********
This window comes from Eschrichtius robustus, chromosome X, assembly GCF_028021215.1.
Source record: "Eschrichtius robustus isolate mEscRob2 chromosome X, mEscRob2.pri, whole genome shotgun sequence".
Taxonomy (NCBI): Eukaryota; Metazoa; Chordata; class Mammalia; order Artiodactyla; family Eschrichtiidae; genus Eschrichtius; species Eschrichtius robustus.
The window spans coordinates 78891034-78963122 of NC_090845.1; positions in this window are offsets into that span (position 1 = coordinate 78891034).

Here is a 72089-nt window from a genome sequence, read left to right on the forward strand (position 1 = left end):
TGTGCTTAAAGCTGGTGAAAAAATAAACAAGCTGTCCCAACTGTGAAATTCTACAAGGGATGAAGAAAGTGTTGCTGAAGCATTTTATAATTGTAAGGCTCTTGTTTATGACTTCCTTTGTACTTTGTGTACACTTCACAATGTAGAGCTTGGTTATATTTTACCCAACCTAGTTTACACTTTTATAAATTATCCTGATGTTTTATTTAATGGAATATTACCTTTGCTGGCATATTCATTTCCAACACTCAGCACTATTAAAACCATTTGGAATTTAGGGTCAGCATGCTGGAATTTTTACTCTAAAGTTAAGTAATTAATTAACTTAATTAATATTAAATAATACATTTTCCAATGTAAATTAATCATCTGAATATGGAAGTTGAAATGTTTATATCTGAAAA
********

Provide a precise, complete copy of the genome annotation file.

This window comes from Eschrichtius robustus, chromosome X, assembly GCF_028021215.1.
Source record: "Eschrichtius robustus isolate mEscRob2 chromosome X, mEscRob2.pri, whole genome shotgun sequence".
Taxonomy (NCBI): Eukaryota; Metazoa; Chordata; class Mammalia; order Artiodactyla; family Eschrichtiidae; genus Eschrichtius; species Eschrichtius robustus.
The window spans coordinates 78891034-78963122 of NC_090845.1; positions in this window are offsets into that span (position 1 = coordinate 78891034).

Here is a 72089-nt window from a genome sequence, read left to right on the forward strand (position 1 = left end):
TGTGCTTAAAGCTGGTGAAAAAATAAACAAGCTGTCCCAACTGTGAAATTCTACAAGGGATGAAGAAAGTGTTGCTGAAGCATTTTATAATTGTAAGGCTCTTGTTTATGACTTCCTTTGTACTTTGTGTACACTTCACAATGTAGAGCTTGGTTATATTTTACCCAACCTAGTTTACACTTTTATAAATTATCCTGATGTTTTATTTAATGGAATATTACCTTTGCTGGCATATTCATTTCCAACACTCAGCACTATTAAAACCATTTGGAATTTAGGGTCAGCATGCTGGAATTTTTACTCTAAAGTTAAGTAATTAATTAACTTAATTAATATTAAATAATACATTTTCCAATGTAAATTAATCATCTGAATATGGAAGTTGAAATGTTTATATCTGAAAA